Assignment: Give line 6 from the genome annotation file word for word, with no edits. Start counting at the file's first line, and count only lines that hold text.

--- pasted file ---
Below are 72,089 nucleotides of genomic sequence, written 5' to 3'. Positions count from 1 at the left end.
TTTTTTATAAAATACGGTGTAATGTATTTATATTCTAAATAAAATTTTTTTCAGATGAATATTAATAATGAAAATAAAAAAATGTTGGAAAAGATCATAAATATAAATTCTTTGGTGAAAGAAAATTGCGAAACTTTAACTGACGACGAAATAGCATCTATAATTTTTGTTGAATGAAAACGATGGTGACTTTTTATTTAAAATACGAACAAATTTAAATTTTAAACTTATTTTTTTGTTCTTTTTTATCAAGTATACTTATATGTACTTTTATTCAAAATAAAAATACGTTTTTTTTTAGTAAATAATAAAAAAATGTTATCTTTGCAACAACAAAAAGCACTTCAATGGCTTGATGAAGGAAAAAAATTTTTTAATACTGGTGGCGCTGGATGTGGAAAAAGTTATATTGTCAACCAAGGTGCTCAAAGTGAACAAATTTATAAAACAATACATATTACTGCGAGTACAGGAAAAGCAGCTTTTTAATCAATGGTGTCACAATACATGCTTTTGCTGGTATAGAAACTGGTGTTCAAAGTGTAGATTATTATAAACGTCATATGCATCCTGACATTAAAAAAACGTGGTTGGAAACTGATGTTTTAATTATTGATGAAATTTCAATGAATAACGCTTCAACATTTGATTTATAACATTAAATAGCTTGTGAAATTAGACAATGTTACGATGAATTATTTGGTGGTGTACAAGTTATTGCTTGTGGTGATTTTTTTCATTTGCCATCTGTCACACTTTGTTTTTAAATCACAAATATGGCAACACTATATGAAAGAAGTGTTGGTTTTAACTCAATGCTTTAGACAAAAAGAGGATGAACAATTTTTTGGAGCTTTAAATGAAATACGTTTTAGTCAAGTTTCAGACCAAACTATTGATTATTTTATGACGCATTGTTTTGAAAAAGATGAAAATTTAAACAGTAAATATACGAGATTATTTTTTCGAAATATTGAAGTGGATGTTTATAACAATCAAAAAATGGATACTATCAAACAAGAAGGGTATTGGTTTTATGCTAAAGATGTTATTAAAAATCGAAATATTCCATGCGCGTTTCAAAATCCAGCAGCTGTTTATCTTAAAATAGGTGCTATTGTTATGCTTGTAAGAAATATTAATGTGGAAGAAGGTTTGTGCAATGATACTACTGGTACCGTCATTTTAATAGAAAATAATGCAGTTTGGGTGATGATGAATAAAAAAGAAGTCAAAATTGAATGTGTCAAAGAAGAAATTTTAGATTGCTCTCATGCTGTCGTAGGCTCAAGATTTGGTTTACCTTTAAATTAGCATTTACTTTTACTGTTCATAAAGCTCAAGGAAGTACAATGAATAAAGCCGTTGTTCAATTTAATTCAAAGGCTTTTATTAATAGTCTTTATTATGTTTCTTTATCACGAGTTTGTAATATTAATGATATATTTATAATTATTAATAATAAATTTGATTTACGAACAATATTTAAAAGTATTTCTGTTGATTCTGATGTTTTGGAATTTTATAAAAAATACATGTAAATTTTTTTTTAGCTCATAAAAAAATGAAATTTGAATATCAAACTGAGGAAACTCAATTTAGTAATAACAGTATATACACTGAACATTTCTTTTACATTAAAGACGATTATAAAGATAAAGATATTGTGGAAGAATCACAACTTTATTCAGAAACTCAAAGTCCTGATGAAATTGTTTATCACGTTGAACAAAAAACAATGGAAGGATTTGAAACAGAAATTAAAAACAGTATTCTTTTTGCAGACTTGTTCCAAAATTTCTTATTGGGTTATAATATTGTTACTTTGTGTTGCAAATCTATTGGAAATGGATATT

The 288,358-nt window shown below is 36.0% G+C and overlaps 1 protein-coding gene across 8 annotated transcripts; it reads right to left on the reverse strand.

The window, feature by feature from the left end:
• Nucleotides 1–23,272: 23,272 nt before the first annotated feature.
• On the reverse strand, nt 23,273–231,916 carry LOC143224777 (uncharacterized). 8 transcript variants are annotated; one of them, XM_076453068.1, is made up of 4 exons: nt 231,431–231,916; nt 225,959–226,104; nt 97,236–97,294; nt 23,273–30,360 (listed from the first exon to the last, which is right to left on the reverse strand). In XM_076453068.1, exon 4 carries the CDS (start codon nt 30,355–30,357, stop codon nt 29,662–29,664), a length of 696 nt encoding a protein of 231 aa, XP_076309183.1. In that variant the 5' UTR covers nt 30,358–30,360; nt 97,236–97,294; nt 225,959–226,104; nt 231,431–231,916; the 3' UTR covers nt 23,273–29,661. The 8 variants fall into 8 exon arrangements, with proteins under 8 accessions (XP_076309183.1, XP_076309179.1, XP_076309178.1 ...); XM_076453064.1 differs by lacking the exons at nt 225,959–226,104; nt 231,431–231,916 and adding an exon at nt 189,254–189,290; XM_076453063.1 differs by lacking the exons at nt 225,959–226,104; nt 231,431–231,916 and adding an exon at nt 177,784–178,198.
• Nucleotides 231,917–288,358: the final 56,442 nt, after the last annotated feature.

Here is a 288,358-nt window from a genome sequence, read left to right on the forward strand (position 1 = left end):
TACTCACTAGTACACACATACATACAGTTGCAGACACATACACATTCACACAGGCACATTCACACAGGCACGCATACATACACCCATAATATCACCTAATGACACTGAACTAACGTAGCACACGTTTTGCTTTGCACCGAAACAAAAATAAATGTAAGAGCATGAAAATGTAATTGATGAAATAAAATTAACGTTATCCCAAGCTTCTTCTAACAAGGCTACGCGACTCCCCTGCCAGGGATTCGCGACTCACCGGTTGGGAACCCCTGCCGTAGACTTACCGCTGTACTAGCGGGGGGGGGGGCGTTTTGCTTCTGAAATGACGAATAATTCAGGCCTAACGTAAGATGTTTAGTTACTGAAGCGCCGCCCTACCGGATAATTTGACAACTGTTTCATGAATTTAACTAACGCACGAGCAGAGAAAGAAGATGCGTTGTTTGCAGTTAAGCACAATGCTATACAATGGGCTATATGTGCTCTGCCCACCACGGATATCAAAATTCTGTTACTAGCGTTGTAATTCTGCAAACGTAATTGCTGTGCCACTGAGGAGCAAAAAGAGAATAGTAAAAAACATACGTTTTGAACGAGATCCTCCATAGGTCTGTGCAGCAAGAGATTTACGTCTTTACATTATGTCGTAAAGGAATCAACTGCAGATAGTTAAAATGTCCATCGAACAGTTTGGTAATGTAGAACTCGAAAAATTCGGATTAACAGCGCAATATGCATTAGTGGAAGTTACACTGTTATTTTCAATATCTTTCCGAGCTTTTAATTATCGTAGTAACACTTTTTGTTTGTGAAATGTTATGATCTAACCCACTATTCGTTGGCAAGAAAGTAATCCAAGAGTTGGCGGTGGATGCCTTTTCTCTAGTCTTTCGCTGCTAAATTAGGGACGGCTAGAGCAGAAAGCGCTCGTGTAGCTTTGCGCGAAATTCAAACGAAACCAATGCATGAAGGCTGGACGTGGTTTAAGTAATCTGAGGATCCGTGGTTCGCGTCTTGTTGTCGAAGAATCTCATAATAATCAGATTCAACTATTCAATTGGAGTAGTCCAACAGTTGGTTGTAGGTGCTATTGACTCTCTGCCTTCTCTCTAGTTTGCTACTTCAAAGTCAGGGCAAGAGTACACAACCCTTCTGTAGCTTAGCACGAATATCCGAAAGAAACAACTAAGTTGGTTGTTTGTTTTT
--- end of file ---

• On the reverse strand, nt 23,273–231,916 carry LOC143224777 (uncharacterized). 8 transcript variants are annotated; one of them, XM_076453068.1, is made up of 4 exons: nt 231,431–231,916; nt 225,959–226,104; nt 97,236–97,294; nt 23,273–30,360 (listed from the first exon to the last, which is right to left on the reverse strand). In XM_076453068.1, exon 4 carries the CDS (start codon nt 30,355–30,357, stop codon nt 29,662–29,664), a length of 696 nt encoding a protein of 231 aa, XP_076309183.1. In that variant the 5' UTR covers nt 30,358–30,360; nt 97,236–97,294; nt 225,959–226,104; nt 231,431–231,916; the 3' UTR covers nt 23,273–29,661. The 8 variants fall into 8 exon arrangements, with proteins under 8 accessions (XP_076309183.1, XP_076309179.1, XP_076309178.1 ...); XM_076453064.1 differs by lacking the exons at nt 225,959–226,104; nt 231,431–231,916 and adding an exon at nt 189,254–189,290; XM_076453063.1 differs by lacking the exons at nt 225,959–226,104; nt 231,431–231,916 and adding an exon at nt 177,784–178,198.